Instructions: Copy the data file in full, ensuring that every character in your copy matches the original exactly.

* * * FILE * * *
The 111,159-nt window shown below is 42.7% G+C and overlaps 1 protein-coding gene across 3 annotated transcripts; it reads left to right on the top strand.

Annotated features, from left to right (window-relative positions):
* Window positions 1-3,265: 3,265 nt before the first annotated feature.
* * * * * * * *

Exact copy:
The 111,159-nt window shown below is 42.7% G+C and overlaps 1 protein-coding gene across 3 annotated transcripts; it reads left to right on the top strand.

Annotated features, from left to right (window-relative positions):
* Window positions 1-3,265: 3,265 nt before the first annotated feature.